Silica gel is only intended for air that's still.

Good to know you know how dropping tempature increases relative humidity until it hits the dew point and the air can hold no more water vapor DJ, but it's been covered a hundred times and at this point, it's a given.

;)

Stick around though, it's nice to have sharp kids!
 

DJ Switch

Member
Joined
Jul 5, 2002
Location
Littleton
However what you also have to understand is the point of a water cooled system is to eliminate (or d*** near) all fans, thus still air. I understand not everyones neighbor is rich enough to have a spare fridge sitting in storage, however if someone does/did have an external radiator (which is smart might I add), then you would have nearly a still air case (with the exception of the PSU). So I guess its the flip of a coin between still air external radiator, or moving air internal radiaitor, but anyone with temps good enough to reversely exceed the dew point also has an external radiator. So maybe looking at things as a big picture is the way to go in this topic. Thanks for the heated discussion, theres nothing like talking complex english to someone who understands it.:D :)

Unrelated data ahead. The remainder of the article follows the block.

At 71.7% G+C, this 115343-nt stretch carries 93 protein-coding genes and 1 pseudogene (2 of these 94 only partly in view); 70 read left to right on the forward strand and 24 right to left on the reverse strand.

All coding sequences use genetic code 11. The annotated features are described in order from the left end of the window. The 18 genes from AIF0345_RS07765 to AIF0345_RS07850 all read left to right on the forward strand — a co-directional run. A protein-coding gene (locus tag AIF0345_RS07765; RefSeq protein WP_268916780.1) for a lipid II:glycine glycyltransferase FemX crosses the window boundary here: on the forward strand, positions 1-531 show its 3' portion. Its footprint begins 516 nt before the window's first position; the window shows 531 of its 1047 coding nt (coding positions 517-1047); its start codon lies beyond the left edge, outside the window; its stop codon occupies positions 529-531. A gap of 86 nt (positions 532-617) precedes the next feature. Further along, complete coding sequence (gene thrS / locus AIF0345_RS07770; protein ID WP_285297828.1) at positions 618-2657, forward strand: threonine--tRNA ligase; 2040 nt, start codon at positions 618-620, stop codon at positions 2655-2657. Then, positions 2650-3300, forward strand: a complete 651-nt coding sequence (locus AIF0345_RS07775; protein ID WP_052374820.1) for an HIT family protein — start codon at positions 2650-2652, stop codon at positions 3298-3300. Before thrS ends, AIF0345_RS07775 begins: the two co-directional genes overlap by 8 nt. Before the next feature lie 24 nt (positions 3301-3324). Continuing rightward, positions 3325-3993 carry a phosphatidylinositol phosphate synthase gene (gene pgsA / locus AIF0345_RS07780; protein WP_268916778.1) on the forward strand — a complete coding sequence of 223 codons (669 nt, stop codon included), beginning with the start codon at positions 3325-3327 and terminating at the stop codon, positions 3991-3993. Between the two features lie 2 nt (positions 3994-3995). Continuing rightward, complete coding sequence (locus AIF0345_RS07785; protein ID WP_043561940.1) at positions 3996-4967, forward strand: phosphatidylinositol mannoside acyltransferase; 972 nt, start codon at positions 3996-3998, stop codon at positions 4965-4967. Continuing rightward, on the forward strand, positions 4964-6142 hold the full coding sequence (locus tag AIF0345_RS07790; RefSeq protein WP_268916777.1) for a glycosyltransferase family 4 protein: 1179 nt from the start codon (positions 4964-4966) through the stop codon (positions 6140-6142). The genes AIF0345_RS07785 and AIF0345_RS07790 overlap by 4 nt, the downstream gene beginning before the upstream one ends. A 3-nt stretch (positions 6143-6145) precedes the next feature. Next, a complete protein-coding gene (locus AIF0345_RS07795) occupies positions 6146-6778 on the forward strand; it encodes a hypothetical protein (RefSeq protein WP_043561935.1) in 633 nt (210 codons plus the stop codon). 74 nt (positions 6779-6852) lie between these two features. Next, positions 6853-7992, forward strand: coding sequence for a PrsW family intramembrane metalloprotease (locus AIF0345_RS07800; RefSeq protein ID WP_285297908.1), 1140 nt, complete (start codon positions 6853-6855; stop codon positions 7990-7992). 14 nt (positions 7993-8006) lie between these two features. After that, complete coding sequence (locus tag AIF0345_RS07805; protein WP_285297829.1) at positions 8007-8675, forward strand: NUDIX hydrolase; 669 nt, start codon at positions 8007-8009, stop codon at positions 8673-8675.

rogerdugans

Linux challenged Senior, not that it stops me...
Joined
Dec 28, 2001
Location
Corner of No and Where
I am not fully conversant with silica and dessicant stuff or dewpoints either, but I am pretty experienced with screwing around with water cooling ;)

I ran for a year or so with an external radiator and learned that even then a case with little or no ventilation will perform poorly overall.
There are many other components in a computer that need to be cooled to some degree and if you have no case airflow you will limit your cooling results.